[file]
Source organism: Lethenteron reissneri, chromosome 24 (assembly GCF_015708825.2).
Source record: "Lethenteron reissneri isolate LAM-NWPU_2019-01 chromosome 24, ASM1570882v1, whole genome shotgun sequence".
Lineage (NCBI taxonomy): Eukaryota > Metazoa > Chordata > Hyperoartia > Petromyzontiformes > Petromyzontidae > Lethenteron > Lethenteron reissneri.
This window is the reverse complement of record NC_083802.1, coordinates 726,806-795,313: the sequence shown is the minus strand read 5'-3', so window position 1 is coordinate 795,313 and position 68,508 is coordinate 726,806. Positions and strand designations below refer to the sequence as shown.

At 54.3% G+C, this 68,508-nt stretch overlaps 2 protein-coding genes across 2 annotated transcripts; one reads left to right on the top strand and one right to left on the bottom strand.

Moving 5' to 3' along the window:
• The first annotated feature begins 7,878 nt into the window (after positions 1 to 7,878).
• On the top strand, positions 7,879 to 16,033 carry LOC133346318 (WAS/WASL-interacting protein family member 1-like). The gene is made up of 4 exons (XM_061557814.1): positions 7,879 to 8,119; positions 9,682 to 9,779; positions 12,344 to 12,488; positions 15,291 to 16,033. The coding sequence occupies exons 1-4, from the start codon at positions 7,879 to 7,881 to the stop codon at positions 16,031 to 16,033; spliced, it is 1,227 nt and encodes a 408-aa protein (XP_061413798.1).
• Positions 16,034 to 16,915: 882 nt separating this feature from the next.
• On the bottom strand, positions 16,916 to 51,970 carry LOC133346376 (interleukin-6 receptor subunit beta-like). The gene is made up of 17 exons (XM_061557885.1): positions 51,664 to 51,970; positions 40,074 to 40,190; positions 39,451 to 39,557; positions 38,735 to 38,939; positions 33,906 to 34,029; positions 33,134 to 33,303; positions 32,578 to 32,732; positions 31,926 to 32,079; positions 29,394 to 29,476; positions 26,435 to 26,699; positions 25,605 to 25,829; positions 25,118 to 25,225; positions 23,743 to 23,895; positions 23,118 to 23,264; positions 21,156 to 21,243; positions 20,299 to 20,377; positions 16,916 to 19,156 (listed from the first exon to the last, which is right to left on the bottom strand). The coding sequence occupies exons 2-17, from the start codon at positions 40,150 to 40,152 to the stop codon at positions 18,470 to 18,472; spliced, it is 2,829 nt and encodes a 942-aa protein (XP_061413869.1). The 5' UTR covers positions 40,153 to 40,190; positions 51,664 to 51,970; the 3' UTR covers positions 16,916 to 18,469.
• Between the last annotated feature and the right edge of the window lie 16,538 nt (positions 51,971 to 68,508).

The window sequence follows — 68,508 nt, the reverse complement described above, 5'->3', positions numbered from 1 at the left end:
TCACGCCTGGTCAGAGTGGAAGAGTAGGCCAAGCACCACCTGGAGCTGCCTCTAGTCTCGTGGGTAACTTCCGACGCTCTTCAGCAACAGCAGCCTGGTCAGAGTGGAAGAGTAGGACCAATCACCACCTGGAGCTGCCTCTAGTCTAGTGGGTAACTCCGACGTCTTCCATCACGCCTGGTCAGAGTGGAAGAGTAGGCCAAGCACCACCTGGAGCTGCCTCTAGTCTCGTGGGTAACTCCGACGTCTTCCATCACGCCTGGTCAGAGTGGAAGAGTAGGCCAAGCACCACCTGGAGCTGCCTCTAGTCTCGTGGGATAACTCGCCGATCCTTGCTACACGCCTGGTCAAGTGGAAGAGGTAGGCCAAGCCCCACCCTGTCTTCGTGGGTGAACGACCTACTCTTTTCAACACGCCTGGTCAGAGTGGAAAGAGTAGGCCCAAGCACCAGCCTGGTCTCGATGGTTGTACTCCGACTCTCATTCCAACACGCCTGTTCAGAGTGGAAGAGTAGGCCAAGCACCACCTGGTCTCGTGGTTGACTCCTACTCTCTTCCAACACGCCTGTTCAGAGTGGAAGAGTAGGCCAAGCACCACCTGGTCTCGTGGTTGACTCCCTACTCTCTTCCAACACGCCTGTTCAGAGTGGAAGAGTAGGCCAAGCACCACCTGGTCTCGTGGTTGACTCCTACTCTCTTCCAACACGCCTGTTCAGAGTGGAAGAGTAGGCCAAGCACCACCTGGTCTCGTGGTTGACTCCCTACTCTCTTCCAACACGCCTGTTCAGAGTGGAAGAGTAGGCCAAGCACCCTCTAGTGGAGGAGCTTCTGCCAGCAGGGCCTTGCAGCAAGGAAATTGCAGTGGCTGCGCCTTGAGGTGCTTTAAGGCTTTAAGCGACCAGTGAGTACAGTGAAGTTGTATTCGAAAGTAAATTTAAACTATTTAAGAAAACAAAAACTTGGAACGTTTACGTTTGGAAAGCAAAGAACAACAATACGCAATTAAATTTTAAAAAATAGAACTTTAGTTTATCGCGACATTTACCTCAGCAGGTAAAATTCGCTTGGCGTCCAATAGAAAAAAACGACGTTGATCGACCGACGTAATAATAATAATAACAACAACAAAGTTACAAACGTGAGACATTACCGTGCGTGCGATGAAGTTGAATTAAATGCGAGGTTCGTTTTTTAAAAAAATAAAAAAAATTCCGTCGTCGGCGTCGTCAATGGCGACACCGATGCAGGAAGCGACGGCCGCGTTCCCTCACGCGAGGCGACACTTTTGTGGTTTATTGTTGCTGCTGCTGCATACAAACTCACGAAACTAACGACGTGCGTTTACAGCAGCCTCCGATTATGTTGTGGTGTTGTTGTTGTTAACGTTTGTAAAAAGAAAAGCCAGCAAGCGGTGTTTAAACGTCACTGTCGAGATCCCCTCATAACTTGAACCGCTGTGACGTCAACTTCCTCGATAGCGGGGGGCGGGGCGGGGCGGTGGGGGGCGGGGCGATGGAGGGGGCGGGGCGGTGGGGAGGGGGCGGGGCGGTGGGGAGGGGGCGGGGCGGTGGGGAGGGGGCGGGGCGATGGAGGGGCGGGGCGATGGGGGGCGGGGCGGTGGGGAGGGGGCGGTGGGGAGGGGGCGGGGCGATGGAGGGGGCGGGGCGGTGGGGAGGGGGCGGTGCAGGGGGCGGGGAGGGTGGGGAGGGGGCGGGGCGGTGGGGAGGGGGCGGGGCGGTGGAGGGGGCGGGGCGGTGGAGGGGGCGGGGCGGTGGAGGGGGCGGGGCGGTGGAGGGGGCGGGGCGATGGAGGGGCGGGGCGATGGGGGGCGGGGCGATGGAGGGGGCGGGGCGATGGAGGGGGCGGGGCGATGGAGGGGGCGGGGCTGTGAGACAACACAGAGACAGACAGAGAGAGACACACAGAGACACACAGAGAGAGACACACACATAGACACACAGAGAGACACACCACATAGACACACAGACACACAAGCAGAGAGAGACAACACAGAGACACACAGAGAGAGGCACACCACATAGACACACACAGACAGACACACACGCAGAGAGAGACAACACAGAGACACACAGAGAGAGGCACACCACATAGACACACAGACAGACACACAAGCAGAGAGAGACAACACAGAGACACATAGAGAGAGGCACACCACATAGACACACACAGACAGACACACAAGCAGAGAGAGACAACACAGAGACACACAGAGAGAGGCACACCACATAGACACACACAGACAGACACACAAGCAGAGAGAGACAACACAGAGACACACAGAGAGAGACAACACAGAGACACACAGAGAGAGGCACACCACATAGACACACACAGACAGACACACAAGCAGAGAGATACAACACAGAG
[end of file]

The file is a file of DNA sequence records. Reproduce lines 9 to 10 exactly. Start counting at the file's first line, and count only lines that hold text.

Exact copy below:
• Positions 16,034 to 16,915: 882 nt separating this feature from the next.
• On the bottom strand, positions 16,916 to 51,970 carry LOC133346376 (interleukin-6 receptor subunit beta-like). The gene is made up of 17 exons (XM_061557885.1): positions 51,664 to 51,970; positions 40,074 to 40,190; positions 39,451 to 39,557; positions 38,735 to 38,939; positions 33,906 to 34,029; positions 33,134 to 33,303; positions 32,578 to 32,732; positions 31,926 to 32,079; positions 29,394 to 29,476; positions 26,435 to 26,699; positions 25,605 to 25,829; positions 25,118 to 25,225; positions 23,743 to 23,895; positions 23,118 to 23,264; positions 21,156 to 21,243; positions 20,299 to 20,377; positions 16,916 to 19,156 (listed from the first exon to the last, which is right to left on the bottom strand). The coding sequence occupies exons 2-17, from the start codon at positions 40,150 to 40,152 to the stop codon at positions 18,470 to 18,472; spliced, it is 2,829 nt and encodes a 942-aa protein (XP_061413869.1). The 5' UTR covers positions 40,153 to 40,190; positions 51,664 to 51,970; the 3' UTR covers positions 16,916 to 18,469.